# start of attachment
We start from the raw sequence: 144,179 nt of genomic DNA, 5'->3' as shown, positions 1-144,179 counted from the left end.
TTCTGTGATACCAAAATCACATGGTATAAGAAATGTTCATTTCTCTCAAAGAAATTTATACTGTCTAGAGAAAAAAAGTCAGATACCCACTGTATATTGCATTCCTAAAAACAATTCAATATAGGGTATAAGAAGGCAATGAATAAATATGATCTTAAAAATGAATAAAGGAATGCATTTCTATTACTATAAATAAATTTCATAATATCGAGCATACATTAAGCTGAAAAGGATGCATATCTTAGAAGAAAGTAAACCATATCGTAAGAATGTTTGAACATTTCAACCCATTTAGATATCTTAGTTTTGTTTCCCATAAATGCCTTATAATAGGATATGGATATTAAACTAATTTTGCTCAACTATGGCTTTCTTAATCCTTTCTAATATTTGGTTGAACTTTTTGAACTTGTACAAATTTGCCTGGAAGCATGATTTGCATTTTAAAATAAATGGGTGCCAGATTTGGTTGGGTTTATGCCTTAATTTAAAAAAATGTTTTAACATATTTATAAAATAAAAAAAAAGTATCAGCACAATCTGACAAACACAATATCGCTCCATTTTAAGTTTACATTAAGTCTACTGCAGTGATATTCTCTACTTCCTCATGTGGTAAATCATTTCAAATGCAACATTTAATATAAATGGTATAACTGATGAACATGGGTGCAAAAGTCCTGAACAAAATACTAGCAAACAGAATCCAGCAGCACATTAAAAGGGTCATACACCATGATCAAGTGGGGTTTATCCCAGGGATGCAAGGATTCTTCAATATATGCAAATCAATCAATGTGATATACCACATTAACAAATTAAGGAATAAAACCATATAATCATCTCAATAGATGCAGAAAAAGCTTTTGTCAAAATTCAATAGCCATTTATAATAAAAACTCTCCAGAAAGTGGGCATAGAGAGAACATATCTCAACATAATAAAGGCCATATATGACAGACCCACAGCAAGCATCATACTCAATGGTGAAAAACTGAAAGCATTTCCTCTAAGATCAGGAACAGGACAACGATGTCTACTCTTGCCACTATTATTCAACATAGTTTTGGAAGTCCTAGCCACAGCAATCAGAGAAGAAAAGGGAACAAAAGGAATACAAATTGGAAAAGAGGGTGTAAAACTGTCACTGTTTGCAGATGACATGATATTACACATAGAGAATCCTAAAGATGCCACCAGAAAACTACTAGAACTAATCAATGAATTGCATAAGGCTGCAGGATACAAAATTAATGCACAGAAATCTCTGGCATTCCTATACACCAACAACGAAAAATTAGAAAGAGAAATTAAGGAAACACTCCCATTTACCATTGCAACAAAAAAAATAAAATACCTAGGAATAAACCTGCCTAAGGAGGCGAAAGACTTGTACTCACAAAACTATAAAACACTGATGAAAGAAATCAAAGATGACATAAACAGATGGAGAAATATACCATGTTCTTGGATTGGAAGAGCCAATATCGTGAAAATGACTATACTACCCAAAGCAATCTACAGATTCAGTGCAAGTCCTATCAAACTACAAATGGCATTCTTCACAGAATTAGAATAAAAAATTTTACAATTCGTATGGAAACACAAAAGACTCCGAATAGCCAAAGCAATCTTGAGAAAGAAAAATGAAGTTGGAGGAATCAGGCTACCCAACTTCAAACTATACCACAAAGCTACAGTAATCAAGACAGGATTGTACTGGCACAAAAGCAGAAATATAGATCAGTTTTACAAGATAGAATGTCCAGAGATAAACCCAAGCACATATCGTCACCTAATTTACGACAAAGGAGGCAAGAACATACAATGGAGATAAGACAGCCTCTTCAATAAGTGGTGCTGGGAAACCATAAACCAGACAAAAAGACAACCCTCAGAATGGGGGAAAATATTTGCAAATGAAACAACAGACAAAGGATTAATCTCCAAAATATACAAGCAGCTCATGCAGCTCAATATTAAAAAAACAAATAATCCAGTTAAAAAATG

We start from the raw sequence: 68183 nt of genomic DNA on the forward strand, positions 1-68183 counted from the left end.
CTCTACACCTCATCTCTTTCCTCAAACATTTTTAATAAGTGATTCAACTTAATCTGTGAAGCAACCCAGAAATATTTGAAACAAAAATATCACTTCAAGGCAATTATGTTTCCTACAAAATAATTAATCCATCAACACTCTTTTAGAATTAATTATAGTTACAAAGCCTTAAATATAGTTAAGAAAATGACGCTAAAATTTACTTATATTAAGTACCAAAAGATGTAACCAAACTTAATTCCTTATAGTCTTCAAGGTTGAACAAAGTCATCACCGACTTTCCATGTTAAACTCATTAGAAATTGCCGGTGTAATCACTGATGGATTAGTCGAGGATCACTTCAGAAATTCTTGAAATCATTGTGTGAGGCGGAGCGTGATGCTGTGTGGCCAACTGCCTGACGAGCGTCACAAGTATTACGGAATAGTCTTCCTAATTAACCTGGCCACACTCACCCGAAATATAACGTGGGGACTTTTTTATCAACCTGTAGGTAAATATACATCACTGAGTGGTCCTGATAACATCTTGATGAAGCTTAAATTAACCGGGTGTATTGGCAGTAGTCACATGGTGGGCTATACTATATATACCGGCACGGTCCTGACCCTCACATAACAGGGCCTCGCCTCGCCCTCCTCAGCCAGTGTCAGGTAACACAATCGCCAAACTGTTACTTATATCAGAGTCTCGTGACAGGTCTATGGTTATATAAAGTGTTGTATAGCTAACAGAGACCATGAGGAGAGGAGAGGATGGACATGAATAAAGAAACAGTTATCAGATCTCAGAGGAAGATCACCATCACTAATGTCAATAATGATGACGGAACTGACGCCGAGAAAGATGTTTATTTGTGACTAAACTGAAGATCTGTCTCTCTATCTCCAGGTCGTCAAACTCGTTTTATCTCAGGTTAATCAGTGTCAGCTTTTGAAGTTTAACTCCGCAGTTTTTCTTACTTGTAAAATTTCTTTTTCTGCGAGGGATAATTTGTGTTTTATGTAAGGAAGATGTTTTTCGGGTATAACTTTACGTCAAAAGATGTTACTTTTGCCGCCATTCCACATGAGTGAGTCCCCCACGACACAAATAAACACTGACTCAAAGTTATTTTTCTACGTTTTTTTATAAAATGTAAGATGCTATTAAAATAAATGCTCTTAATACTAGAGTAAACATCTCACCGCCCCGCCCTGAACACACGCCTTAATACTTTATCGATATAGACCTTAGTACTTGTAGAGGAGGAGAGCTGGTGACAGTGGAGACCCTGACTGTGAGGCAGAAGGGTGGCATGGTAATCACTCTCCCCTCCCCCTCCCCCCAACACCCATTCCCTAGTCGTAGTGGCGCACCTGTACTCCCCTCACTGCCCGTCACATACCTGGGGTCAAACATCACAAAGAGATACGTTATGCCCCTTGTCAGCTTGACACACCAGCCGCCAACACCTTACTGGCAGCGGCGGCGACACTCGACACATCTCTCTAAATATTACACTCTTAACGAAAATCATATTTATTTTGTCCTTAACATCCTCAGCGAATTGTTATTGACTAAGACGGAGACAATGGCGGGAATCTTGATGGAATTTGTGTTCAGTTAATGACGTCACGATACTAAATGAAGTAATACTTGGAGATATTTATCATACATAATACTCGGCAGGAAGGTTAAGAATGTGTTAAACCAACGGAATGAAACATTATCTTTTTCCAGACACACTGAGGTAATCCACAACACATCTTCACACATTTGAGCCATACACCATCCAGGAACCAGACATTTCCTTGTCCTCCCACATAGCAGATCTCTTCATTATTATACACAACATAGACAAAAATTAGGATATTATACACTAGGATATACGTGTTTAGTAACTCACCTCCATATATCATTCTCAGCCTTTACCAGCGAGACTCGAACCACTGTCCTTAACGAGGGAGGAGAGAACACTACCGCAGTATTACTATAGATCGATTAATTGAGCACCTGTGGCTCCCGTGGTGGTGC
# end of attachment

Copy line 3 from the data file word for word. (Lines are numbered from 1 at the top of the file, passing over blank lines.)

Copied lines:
We start from the raw sequence: 68183 nt of genomic DNA on the forward strand, positions 1-68183 counted from the left end.